I must say I was quite surprised to receive a hardcopy literature from Checkpoint Theatre. I thought, is this a foray into alternative storytelling in response to the new normal of Covid-19? As much as I scorn the trending term ‘new normal’, one cannot deny that the abruptness, with which the pandemic hit us, did catalyse some necessary changes and made pronounce urgent issues that can no longer be ignored.
Flipping open the booklets, I find Checkpoint’s statement on the imprint page:
Checkpoint Theatre, founded in 2002, is a company of multi-disciplinary storytellers.
We focus on creating and presenting original Singapore content with strong writing, performances and direction, across different media, disciplines and platforms.
Is this an attempt by Checkpoint to unlock ‘storytelling’ across different media to rediscover it? The rise in graphic novel and visual literacy (see graphic novel Sabrina – first graphic novel to be longlisted for the Booker Prize in 2018) prompts me to look at visual direction being captured within the frames of fleeting strokes and organic lines in Checkpoint’s Putu Piring and Through the Longkang. I am also slightly unnerved by the fact that both books are sized and saddle-stitched in a way similar to a production programme booklet. It seems to mock my memory of watching theatre in-person, which leads to a tinge of sadness. The booklets do bring back some sense of familiarity though – the anticipation of hoping to find a good story, and waiting to be touched…
On first read, Putu Piring seems to lament the loss of a traditional craftmanship of making this traditional ‘steamed cake’ made of rice flour, filled with gula melaka (palm sugar), and sprinkled with grated coconut shavings. The process of steaming these delicate pieces of ‘cakes’ has fascinated me as a child when I encounter them at the occasional pasar malam (night markets). I was enthralled by how fast the auntie’s pair of hands worked to get the metal moulds filled, flipped, covered and opened to a rhythm of clink-clanks, tending to several conical moulds at the same time.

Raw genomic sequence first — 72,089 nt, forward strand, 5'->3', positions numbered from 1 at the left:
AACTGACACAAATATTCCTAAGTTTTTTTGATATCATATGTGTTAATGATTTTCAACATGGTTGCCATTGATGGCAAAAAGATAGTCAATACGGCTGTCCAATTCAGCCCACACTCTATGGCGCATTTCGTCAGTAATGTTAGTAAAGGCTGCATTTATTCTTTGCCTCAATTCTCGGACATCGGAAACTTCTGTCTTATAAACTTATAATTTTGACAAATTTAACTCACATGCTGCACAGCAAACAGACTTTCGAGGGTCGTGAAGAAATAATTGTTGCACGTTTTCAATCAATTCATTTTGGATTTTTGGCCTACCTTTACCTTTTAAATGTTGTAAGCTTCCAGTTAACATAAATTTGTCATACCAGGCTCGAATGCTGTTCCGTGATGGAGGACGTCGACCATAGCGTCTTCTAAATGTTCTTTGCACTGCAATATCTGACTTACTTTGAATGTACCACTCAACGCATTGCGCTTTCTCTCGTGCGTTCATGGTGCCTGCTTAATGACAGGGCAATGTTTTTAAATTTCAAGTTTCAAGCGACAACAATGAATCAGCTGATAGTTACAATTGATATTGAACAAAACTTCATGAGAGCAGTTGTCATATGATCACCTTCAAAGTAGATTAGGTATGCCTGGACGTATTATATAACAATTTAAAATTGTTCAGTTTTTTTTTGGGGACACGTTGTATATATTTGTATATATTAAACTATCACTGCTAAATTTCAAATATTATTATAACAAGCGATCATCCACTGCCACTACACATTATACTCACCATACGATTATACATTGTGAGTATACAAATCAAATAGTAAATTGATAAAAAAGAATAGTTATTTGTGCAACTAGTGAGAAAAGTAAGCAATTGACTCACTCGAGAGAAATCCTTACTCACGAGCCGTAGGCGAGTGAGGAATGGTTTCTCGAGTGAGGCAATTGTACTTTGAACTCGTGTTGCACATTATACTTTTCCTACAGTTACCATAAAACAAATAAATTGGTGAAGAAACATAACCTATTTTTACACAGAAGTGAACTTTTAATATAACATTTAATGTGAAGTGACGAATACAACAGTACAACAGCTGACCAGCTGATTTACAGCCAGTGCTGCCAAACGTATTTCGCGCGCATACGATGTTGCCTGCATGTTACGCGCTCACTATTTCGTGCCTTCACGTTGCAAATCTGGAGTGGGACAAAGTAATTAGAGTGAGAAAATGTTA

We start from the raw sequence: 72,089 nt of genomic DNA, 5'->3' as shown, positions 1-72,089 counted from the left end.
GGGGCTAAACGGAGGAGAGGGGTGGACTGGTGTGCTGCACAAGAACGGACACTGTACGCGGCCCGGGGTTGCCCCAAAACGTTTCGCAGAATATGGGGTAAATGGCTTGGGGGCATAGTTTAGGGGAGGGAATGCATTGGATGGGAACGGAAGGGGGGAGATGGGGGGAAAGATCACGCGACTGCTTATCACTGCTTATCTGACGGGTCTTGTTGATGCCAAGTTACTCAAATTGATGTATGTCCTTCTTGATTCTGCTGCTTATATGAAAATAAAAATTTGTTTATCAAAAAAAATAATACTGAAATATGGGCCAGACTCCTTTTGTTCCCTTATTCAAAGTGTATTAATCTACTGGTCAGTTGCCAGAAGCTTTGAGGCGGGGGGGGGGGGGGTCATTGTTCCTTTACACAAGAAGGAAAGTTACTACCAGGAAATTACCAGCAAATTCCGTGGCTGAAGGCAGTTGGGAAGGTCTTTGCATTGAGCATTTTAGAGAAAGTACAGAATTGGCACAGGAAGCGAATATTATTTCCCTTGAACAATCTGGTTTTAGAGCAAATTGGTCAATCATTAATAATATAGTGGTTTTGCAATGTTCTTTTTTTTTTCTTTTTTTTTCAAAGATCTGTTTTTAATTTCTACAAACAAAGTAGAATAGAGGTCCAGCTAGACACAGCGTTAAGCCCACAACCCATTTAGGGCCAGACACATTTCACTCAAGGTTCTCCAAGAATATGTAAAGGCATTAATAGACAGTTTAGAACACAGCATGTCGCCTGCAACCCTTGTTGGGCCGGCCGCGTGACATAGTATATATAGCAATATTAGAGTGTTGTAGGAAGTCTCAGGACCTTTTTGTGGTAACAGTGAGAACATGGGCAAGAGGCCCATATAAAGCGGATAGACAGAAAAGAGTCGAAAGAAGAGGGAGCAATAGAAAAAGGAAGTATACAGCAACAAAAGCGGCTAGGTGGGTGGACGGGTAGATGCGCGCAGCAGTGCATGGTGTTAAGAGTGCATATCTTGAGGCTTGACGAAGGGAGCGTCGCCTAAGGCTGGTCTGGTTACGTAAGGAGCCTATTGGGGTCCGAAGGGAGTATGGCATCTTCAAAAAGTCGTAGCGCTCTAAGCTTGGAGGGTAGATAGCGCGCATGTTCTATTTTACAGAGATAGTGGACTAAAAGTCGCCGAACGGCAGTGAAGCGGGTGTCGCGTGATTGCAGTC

The swiftness and precision of the craft seems to be aptly translated into the brush strokes in the illustrations. Illustrator Lee Shuxian’s choice of short tapered strokes, and a neutral, earthy palette, bring out a sense of poignancy – perhaps out of guilt, remorse or nostalgia. The colour palette is also reminiscent of a flurry of putu pirings being made – the greens of petite squares of banana leaf, the browns and gold accents of the gula melaka filling, the whiteness of the steamed rice flour.
I read the story several times more, twice over supper with my younger colleagues. Unlike reading a novel, illustrations in a graphic novel tend to pull you in to read it again. Each time, small details that you never noticed before jumps out to capture your attention. We pause and pore over a spread, trying to figure out something different from the last read:
Who does the young protagonist want to see again? The boar, his grandfather, or himself?
Was he resisting/trying to break free from a certain inherited baggage of traditions or culture?
Some of us thought that the ‘boar’ might symbolise his grandfather, someone he could not bring himself to understand until it was too late. Some of us thought that it was just the protagonist’s regret for the demise of his childhood and the reality of adulting. But we all agree that in the end that, whether it was a lost kin, lost childhood, lost heritage, the protagonist came to terms with himself eventually. And we are happy for him.
Through the Longkang [Part 1 of 3]
Through the Longkang seems a bit more colloquial than Putu Piring. Short outbursts in speech bubbles, and the use of colloquial ‘lah’ and ‘then?’ set an impatient mood for the story and quickens the pace. The dialogues, peppered with more questions than answers, and incomplete sentences work to build suspense, compelling a potentially thrilling encounter.
In this title, illustrator Lee Shuxian uses bold, dramatic charcoal strokes to outline silhouettes, shading in the darkness of the night that falls on objects. The duotone of black and red effectively brings out an intense, eerie sensation. Patches of sketchy charcoal on paper lends a rough, foggy impression to these ‘premonitions’ or ‘flashbacks’.
Earlier, I had opened the book near midnight, and quickly closing it upon spotting the horror theme. I set it aside for the night (I have a low threshold for horror – My last horror movie was Dark Waters in 2002.) But one can’t deny a certain mysterious charm surrounding frightful stories that continues to beckon despite one’s fear. I suppose this is also what the young protagonist feels when he encountered the dark mansion in the story – to be drawn in unwittingly.
This is just the first instalment of the series Through the Longkang. But I’m not sure if I have the courage to find out what happened to the boy in the next episode…
Putu Piring and Through the Longkang #1 are now available here.